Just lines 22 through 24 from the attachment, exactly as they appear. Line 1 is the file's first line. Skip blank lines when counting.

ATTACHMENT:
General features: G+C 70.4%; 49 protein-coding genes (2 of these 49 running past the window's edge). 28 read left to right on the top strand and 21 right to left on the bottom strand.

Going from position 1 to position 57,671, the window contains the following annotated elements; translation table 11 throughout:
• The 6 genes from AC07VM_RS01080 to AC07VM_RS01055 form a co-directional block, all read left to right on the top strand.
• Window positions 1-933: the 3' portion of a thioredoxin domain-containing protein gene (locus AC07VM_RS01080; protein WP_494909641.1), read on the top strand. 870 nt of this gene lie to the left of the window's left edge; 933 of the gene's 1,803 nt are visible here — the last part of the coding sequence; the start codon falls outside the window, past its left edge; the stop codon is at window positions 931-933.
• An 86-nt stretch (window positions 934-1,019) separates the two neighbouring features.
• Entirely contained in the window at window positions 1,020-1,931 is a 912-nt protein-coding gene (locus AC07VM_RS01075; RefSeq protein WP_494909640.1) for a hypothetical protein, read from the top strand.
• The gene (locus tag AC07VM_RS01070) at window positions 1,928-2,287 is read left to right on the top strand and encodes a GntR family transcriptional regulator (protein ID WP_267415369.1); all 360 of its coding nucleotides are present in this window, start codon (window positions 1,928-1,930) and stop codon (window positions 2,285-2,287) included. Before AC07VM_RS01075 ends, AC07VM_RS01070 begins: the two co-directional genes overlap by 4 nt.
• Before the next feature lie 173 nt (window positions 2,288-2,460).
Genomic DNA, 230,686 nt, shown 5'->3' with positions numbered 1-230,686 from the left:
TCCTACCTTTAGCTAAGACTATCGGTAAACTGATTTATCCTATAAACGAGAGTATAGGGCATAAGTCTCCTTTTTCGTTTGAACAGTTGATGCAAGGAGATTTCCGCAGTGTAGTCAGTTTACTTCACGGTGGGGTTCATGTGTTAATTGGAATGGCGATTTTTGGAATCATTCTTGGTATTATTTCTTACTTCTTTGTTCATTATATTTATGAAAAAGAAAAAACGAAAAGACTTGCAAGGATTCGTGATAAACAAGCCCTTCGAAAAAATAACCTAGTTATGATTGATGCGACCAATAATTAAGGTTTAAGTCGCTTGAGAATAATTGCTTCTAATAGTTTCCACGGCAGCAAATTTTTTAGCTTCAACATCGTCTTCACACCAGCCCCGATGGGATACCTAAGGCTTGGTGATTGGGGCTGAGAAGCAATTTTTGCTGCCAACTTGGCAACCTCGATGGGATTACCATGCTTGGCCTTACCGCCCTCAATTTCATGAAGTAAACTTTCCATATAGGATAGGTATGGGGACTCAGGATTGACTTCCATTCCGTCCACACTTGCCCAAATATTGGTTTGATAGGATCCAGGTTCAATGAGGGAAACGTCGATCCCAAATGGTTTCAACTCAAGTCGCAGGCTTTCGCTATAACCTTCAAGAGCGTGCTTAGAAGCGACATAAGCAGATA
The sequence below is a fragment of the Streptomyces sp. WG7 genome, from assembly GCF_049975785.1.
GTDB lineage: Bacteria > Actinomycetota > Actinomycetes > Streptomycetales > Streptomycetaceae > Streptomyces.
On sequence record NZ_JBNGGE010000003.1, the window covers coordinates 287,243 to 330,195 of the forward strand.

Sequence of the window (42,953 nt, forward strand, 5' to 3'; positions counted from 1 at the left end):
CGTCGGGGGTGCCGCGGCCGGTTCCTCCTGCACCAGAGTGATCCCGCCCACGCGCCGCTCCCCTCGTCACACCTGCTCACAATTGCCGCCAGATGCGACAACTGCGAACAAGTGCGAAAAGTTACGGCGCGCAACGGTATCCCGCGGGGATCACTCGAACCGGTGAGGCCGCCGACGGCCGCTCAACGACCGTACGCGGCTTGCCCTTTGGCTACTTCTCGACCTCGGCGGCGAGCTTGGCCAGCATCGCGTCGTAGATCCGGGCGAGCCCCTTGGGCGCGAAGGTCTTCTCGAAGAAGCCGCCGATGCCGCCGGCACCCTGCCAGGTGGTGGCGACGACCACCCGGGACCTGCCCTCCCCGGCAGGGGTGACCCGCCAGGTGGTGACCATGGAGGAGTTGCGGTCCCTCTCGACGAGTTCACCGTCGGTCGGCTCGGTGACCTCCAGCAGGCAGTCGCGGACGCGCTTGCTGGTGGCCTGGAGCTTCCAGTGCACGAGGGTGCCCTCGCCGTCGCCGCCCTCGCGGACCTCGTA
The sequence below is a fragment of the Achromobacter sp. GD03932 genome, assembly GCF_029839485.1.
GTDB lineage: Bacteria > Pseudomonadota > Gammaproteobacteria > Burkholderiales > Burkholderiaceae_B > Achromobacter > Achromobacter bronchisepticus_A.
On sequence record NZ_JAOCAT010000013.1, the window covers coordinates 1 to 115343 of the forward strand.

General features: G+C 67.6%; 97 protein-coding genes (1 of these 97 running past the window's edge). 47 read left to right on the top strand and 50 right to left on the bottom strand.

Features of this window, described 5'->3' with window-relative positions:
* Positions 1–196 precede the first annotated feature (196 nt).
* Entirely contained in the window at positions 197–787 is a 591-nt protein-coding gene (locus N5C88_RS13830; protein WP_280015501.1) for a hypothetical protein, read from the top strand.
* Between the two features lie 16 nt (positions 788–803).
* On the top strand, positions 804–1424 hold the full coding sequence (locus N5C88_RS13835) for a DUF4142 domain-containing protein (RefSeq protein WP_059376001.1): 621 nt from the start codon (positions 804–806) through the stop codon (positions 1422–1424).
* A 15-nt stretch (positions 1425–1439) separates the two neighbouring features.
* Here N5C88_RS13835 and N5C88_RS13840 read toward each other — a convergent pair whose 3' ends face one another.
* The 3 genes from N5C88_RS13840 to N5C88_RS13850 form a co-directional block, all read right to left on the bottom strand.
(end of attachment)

* Entirely contained in the window at positions 197–787 is a 591-nt protein-coding gene (locus N5C88_RS13830; protein WP_280015501.1) for a hypothetical protein, read from the top strand.
* Between the two features lie 16 nt (positions 788–803).
* On the top strand, positions 804–1424 hold the full coding sequence (locus N5C88_RS13835) for a DUF4142 domain-containing protein (RefSeq protein WP_059376001.1): 621 nt from the start codon (positions 804–806) through the stop codon (positions 1422–1424).